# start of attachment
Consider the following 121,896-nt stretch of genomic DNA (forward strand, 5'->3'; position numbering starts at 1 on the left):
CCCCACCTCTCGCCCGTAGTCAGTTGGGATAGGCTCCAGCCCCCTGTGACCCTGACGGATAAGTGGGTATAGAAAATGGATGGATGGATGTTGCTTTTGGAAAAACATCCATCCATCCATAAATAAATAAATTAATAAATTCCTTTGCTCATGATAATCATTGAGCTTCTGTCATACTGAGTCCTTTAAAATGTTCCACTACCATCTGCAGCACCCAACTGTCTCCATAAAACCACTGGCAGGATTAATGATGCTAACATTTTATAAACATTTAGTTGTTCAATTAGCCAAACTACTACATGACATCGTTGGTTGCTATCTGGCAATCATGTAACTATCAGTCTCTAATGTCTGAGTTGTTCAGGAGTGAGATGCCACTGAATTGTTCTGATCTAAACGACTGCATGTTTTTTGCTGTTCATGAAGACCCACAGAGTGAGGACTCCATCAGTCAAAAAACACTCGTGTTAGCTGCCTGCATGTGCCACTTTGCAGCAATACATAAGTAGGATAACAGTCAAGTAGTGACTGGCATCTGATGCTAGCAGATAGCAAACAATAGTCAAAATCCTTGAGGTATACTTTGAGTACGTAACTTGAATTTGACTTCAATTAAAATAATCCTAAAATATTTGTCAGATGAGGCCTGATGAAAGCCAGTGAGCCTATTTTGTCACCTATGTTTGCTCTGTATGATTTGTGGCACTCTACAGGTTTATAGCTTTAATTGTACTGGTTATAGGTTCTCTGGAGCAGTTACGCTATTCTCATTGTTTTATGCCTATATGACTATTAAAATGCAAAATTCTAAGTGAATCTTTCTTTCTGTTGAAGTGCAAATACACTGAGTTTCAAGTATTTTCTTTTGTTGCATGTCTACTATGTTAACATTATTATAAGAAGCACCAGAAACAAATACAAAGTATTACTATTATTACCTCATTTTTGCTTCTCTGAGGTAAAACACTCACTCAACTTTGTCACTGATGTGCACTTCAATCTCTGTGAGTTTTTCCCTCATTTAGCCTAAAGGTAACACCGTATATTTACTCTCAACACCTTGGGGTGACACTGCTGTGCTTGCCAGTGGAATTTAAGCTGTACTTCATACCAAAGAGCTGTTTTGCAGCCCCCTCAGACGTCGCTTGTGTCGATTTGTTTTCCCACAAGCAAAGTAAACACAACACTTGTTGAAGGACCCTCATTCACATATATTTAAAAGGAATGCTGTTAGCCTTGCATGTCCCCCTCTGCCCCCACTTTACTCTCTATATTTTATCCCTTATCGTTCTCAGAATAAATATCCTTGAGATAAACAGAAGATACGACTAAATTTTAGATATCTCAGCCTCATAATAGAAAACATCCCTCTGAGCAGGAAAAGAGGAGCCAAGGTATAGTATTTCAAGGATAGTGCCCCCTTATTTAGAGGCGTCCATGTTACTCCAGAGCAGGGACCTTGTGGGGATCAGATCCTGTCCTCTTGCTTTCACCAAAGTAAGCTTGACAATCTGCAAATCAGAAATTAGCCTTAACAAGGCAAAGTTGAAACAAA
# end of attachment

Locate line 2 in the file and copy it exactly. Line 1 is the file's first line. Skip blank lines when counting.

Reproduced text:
CCCCACCTCTCGCCCGTAGTCAGTTGGGATAGGCTCCAGCCCCCTGTGACCCTGACGGATAAGTGGGTATAGAAAATGGATGGATGGATGTTGCTTTTGGAAAAACATCCATCCATCCATAAATAAATAAATTAATAAATTCCTTTGCTCATGATAATCATTGAGCTTCTGTCATACTGAGTCCTTTAAAATGTTCCACTACCATCTGCAGCACCCAACTGTCTCCATAAAACCACTGGCAGGATTAATGATGCTAACATTTTATAAACATTTAGTTGTTCAATTAGCCAAACTACTACATGACATCGTTGGTTGCTATCTGGCAATCATGTAACTATCAGTCTCTAATGTCTGAGTTGTTCAGGAGTGAGATGCCACTGAATTGTTCTGATCTAAACGACTGCATGTTTTTTGCTGTTCATGAAGACCCACAGAGTGAGGACTCCATCAGTCAAAAAACACTCGTGTTAGCTGCCTGCATGTGCCACTTTGCAGCAATACATAAGTAGGATAACAGTCAAGTAGTGACTGGCATCTGATGCTAGCAGATAGCAAACAATAGTCAAAATCCTTGAGGTATACTTTGAGTACGTAACTTGAATTTGACTTCAATTAAAATAATCCTAAAATATTTGTCAGATGAGGCCTGATGAAAGCCAGTGAGCCTATTTTGTCACCTATGTTTGCTCTGTATGATTTGTGGCACTCTACAGGTTTATAGCTTTAATTGTACTGGTTATAGGTTCTCTGGAGCAGTTACGCTATTCTCATTGTTTTATGCCTATATGACTATTAAAATGCAAAATTCTAAGTGAATCTTTCTTTCTGTTGAAGTGCAAATACACTGAGTTTCAAGTATTTTCTTTTGTTGCATGTCTACTATGTTAACATTATTATAAGAAGCACCAGAAACAAATACAAAGTATTACTATTATTACCTCATTTTTGCTTCTCTGAGGTAAAACACTCACTCAACTTTGTCACTGATGTGCACTTCAATCTCTGTGAGTTTTTCCCTCATTTAGCCTAAAGGTAACACCGTATATTTACTCTCAACACCTTGGGGTGACACTGCTGTGCTTGCCAGTGGAATTTAAGCTGTACTTCATACCAAAGAGCTGTTTTGCAGCCCCCTCAGACGTCGCTTGTGTCGATTTGTTTTCCCACAAGCAAAGTAAACACAACACTTGTTGAAGGACCCTCATTCACATATATTTAAAAGGAATGCTGTTAGCCTTGCATGTCCCCCTCTGCCCCCACTTTACTCTCTATATTTTATCCCTTATCGTTCTCAGAATAAATATCCTTGAGATAAACAGAAGATACGACTAAATTTTAGATATCTCAGCCTCATAATAGAAAACATCCCTCTGAGCAGGAAAAGAGGAGCCAAGGTATAGTATTTCAAGGATAGTGCCCCCTTATTTAGAGGCGTCCATGTTACTCCAGAGCAGGGACCTTGTGGGGATCAGATCCTGTCCTCTTGCTTTCACCAAAGTAAGCTTGACAATCTGCAAATCAGAAATTAGCCTTAACAAGGCAAAGTTGAAACAAA